“I was built to be successful,” is how she begins our conversation. And when I hear this, I believe her.

She leans forward, piercing hazel eyes upon me, and says, “I’ve spent my entire adult life chasing the next job, prestigious title, advanced degree and opportunity,” her voice losing some of its punch as she continues, “and I’ve worked incredibly hard by anyone’s standards.”

Now leaning back into the chair, Rachel confides with a deep sigh, “I’m tired, Chris, bone tired.” Admitting this to herself, and now me, has been a process.

“I know how to keep up, keep at it, keep going . . . but there’s got to be more to life than working,” she concludes, with the hint of a question implied.

Rachel knows she’s on to something, feeling the weight of her own recognition in the quiet that follows.

With the pandemic receding, Rachel’s taken a deep breath, and stepped back to pause.

She’s had space to get curious about life—her actual life, not the one she inherited (based largely on other’s expectations) or even the one she’s pursued.

Recent articles and reports from employers confirm that Rachel isn’t alone.

Lots of us are rethinking how how we want to spend our time and are questioning what ‘work’ means to us. Waves of us are leaving our jobs in search of more opportunity, more money, more flexibility, more happiness.

I’m all for asking, ‘How’s life working for me?’ and yet there’s a larger question in the background, larger than the immediacy of work, one that has to do with the notion of ‘more.’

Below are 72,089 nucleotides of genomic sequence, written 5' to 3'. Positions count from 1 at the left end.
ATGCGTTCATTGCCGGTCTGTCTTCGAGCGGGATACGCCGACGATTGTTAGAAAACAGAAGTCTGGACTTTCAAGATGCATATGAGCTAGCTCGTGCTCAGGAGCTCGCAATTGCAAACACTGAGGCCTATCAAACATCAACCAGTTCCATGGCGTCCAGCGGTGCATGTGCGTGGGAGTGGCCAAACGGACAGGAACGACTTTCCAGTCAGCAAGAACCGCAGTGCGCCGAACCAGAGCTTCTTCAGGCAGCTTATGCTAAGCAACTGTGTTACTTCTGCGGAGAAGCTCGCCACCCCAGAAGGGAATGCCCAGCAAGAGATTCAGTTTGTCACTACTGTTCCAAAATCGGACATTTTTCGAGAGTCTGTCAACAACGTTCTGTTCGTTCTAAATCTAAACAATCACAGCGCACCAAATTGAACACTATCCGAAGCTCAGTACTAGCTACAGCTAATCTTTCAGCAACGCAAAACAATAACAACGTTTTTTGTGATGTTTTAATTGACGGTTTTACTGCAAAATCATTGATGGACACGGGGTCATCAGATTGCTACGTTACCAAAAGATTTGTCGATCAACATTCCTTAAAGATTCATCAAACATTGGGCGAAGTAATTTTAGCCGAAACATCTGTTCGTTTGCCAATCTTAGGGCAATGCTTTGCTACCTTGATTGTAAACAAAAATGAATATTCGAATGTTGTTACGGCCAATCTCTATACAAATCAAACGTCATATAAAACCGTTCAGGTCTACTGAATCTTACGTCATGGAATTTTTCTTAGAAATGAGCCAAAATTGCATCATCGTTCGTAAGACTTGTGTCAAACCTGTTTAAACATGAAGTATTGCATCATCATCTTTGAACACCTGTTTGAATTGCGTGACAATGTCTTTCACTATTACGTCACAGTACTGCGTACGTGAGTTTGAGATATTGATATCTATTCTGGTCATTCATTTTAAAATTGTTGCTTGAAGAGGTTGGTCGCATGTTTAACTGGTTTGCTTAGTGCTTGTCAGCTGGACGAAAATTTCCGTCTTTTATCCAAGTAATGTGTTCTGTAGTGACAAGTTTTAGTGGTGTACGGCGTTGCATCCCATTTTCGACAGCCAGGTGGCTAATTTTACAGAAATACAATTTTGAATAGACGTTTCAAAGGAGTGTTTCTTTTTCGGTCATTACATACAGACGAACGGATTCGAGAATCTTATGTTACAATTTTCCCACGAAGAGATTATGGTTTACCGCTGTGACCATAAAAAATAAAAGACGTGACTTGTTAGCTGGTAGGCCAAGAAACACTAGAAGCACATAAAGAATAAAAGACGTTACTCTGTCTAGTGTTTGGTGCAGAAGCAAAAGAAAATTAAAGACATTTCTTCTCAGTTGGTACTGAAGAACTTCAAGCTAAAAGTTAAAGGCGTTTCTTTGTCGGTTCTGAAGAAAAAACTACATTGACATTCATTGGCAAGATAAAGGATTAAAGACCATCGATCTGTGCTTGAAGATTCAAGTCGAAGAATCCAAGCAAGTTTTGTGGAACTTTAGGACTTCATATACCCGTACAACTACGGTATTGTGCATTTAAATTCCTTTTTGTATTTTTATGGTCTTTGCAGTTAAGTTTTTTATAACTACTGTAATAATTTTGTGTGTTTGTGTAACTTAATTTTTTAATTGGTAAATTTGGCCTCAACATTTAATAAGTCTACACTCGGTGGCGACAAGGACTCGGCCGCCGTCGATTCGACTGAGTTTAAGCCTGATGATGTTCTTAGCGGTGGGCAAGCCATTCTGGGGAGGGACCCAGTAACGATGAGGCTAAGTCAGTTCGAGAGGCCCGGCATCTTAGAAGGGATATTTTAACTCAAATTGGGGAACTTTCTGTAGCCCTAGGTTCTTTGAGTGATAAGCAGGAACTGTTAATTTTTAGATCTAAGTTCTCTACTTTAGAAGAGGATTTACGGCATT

Are we leaving work places to distract themselves from the harsh realities of life: loss, difficult people, fear of life’s uncertainties? As if more money, more vacations, more stuff will suffice?

Or, like Rachel, are we sincerely beginning to question what it means to lead a full life?

A full and integrated life is one where our pace and natural rhythms are reflected in the interplay of energies between rest and work. It’s a life that pulses between pushing to make things happen versus allowing life to unfold in its own time.

An oft neglected aspect of leadership is one’s ability to take a stand in the face of competing commitments and contradictory pressures, a stand based on ones’ core values.

No doubt the world’s changed. Work’s changed. We’ve changed too.

But are we running away or turning toward life?

Rachel’s choosing to take a stand, though she’s comfortably sipping coffee in my office now, supported by cushy pillows and me.

The questions I’m encouraging Rachel (and you) to explore are:

  1.  What’s really important to me at this time?
  2.  What am I willing to risk for a full and integrated life?
  3.  What is it costing me to stay on the course I’m on now?